US Congress(WASHINGTON) — In this week’s Republican Address, Rep. Jim Renacci of Ohio called on President Obama to back a bipartisan savings plan passed by the House this week.
Renacci says that to adapt to the times, 529 college saving plans should be clarified to include computers as qualified expenses and remove unnecessary paperwork burdens for the administrators of these plans.
“We talk all the time about rewarding people who work hard and play by the rules – well, that’s what 529 plans are,” Renacci said. “They empower families to set up accounts for their children – right from when they’re born – and then down the line they can use that money – tax-free – on books, fees, tuition, and room-and-board.”
Renacci argues the president should follow actions taken by the House this week that would modify 529 plans.
Read the full transcript of the Republican address:
Good morning, I’m Jim Renacci, and I have the honor of representing the good people of Ohio’s 16th Congressional District.
This week, the House of Representatives passed a good, bipartisan bill that could help many middle-class families. I’d like to take a moment to tell you about it.
First, a story. Like many of you, I was the first in my family to go to college. Ours was a working class union family so I had to pay my own way through school. To do that, I worked any number of jobs: truck driver, mechanic, a road crew, you name it.
As an accountant, I’ve seen countless parents struggle with putting away money for their kids’ tuition. You know how it is: you want to make sure they have it better than you do. But at a time when the cost of just about everything is going up and incomes are barely moving, that job’s only gotten harder.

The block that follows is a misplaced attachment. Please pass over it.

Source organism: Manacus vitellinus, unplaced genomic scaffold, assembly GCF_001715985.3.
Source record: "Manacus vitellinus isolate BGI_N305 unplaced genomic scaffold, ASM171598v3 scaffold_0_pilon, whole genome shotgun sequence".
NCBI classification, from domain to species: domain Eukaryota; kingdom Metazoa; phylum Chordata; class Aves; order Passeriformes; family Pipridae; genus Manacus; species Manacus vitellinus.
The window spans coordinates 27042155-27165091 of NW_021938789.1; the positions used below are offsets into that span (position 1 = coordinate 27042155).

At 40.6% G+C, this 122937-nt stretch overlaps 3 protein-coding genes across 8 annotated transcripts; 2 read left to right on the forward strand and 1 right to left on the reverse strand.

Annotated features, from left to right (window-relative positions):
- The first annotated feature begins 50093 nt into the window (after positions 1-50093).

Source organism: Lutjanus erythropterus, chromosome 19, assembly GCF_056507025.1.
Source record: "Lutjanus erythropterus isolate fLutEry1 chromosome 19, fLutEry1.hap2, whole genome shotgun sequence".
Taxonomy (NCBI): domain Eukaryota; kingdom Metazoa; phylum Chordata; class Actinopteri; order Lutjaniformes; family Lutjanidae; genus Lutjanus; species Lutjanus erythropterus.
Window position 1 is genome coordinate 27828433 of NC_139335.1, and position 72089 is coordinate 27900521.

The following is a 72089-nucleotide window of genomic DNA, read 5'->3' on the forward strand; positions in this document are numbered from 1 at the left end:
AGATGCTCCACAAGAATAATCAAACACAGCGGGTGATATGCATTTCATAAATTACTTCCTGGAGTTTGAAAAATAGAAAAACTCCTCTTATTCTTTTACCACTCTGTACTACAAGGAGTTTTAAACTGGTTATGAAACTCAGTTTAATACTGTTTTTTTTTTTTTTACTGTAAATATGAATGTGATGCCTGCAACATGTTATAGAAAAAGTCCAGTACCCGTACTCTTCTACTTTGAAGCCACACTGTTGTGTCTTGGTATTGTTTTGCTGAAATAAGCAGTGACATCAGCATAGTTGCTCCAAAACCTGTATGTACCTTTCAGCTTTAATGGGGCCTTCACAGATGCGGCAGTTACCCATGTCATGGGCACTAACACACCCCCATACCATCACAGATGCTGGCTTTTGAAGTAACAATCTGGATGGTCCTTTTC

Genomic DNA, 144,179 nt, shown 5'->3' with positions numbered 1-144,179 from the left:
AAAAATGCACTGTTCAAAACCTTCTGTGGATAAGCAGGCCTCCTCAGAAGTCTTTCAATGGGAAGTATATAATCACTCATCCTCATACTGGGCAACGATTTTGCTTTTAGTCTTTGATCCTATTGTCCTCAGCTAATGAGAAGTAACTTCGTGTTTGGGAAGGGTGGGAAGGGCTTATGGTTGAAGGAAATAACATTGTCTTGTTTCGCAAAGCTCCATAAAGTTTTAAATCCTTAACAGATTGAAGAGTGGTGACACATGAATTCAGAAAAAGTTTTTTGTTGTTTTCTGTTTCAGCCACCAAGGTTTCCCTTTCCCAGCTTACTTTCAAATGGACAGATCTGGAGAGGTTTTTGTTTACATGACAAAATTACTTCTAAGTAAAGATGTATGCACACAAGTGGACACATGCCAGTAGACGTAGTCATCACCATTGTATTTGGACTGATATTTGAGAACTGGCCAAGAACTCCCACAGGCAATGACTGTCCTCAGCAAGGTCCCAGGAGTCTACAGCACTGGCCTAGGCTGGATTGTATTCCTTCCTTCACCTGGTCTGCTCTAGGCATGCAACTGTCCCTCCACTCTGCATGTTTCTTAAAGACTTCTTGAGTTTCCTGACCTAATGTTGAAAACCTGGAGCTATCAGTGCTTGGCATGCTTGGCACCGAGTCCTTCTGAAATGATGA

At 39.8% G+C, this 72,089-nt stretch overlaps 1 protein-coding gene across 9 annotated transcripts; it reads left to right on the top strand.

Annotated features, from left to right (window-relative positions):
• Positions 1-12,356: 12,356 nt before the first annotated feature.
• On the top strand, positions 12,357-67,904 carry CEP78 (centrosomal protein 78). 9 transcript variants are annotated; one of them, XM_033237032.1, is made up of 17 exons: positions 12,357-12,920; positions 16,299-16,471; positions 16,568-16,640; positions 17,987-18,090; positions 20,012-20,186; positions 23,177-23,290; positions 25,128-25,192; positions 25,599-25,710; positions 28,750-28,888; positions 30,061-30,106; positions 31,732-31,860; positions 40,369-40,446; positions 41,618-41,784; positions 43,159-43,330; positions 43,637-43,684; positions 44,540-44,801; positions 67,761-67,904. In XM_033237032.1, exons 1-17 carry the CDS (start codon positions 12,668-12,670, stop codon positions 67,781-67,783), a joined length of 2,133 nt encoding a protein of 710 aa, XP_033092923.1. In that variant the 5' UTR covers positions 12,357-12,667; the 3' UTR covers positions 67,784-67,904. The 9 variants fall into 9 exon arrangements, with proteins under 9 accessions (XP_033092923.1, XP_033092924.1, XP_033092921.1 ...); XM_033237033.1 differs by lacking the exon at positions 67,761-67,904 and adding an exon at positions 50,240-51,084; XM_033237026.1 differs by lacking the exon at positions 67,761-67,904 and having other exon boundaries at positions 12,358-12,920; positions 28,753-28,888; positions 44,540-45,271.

So last month, when President Obama proposed taxing 529 plans, people were understandably outraged.
Why would we make saving for college even harder? We talk all the time about rewarding people who work hard and play by the rules – well, that’s what 529 plans are. They empower families to set up accounts for their children – right from when they’re born – and then down the line they can use that money – tax-free – on books, fees, tuition, and room-and-board.
All told, there are nearly 12 million of these accounts open in all 50 states. That’s up from 1 million accounts in 2001. Why would we stop that growth? So the government can take even more of the money we’ve worked so hard to put away?
Thankfully, after a public outcry, the president was forced to drop the idea.
But we can do more. With all the challenges middle-class families are facing right now, we need to make it easier – not harder – to save.
That’s why the House acted this week to expand and modernize 529 plans.
Our plan will do a few simple things.
First, to adapt to the times, we clarify that computers are qualified expenses under 529 accounts.
Second, we remove unnecessary paperwork burdens for the administrators of these plans.
And third, we allow families to re-deposit refunds from colleges without taxes or penalties. This might be useful if something happens and a student has to withdraw early for an illness. It’s just good peace of mind to have.
I’m pleased to report that the bill passed with more than 400 votes. Now we just need President Obama to help us get this done.
Together, let’s make sure that 529 plans will be there for middle-class families for years to come.
Because we all know that a good education leads to greater opportunity and a stronger economy. So let’s take this step to make college more affordable and easier to plan.
Thank you for giving me a few minutes of your time.
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